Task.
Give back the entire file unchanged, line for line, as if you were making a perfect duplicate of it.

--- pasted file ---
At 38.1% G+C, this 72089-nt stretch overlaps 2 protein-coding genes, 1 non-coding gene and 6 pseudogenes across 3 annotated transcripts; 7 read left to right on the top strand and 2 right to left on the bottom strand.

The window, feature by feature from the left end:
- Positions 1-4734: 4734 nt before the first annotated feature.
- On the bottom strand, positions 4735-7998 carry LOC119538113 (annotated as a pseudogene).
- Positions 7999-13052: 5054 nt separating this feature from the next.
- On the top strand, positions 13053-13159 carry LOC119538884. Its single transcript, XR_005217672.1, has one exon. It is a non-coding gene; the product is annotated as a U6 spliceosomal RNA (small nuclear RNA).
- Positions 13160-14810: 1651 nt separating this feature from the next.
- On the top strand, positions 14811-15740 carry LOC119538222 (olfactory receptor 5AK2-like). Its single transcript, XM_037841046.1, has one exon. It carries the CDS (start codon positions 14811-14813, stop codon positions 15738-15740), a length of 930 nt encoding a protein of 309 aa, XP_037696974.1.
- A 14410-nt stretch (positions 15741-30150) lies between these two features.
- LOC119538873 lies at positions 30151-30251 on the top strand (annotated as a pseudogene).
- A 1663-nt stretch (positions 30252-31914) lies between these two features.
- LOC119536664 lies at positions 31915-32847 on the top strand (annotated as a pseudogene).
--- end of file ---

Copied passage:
At 38.1% G+C, this 72089-nt stretch overlaps 2 protein-coding genes, 1 non-coding gene and 6 pseudogenes across 3 annotated transcripts; 7 read left to right on the top strand and 2 right to left on the bottom strand.

The window, feature by feature from the left end:
- Positions 1-4734: 4734 nt before the first annotated feature.
- On the bottom strand, positions 4735-7998 carry LOC119538113 (annotated as a pseudogene).
- Positions 7999-13052: 5054 nt separating this feature from the next.
- On the top strand, positions 13053-13159 carry LOC119538884. Its single transcript, XR_005217672.1, has one exon. It is a non-coding gene; the product is annotated as a U6 spliceosomal RNA (small nuclear RNA).
- Positions 13160-14810: 1651 nt separating this feature from the next.
- On the top strand, positions 14811-15740 carry LOC119538222 (olfactory receptor 5AK2-like). Its single transcript, XM_037841046.1, has one exon. It carries the CDS (start codon positions 14811-14813, stop codon positions 15738-15740), a length of 930 nt encoding a protein of 309 aa, XP_037696974.1.
- A 14410-nt stretch (positions 15741-30150) lies between these two features.
- LOC119538873 lies at positions 30151-30251 on the top strand (annotated as a pseudogene).
- A 1663-nt stretch (positions 30252-31914) lies between these two features.
- LOC119536664 lies at positions 31915-32847 on the top strand (annotated as a pseudogene).